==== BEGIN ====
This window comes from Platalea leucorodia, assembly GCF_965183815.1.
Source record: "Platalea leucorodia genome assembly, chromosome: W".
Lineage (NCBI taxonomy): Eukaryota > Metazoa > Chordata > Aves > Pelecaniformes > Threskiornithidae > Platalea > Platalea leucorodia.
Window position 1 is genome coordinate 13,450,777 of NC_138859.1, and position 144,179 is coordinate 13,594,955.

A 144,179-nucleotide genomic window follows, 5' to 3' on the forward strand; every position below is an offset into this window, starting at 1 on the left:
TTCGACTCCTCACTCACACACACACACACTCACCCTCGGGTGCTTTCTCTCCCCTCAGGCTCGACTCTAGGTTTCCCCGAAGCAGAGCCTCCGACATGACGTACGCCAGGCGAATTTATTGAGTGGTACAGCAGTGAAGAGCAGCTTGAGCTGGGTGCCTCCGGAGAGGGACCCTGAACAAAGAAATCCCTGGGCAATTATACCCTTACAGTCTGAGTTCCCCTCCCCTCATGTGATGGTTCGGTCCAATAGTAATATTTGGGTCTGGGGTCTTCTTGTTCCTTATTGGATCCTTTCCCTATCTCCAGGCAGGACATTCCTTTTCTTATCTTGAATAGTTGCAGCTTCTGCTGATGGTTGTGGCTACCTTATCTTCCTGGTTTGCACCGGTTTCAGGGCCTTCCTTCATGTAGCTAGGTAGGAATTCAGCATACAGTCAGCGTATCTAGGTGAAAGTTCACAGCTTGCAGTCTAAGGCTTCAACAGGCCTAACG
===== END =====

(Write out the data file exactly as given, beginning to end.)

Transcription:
This window comes from Platalea leucorodia, assembly GCF_965183815.1.
Source record: "Platalea leucorodia genome assembly, chromosome: W".
Lineage (NCBI taxonomy): Eukaryota > Metazoa > Chordata > Aves > Pelecaniformes > Threskiornithidae > Platalea > Platalea leucorodia.
Window position 1 is genome coordinate 13,450,777 of NC_138859.1, and position 144,179 is coordinate 13,594,955.

A 144,179-nucleotide genomic window follows, 5' to 3' on the forward strand; every position below is an offset into this window, starting at 1 on the left:
TTCGACTCCTCACTCACACACACACACACTCACCCTCGGGTGCTTTCTCTCCCCTCAGGCTCGACTCTAGGTTTCCCCGAAGCAGAGCCTCCGACATGACGTACGCCAGGCGAATTTATTGAGTGGTACAGCAGTGAAGAGCAGCTTGAGCTGGGTGCCTCCGGAGAGGGACCCTGAACAAAGAAATCCCTGGGCAATTATACCCTTACAGTCTGAGTTCCCCTCCCCTCATGTGATGGTTCGGTCCAATAGTAATATTTGGGTCTGGGGTCTTCTTGTTCCTTATTGGATCCTTTCCCTATCTCCAGGCAGGACATTCCTTTTCTTATCTTGAATAGTTGCAGCTTCTGCTGATGGTTGTGGCTACCTTATCTTCCTGGTTTGCACCGGTTTCAGGGCCTTCCTTCATGTAGCTAGGTAGGAATTCAGCATACAGTCAGCGTATCTAGGTGAAAGTTCACAGCTTGCAGTCTAAGGCTTCAACAGGCCTAACG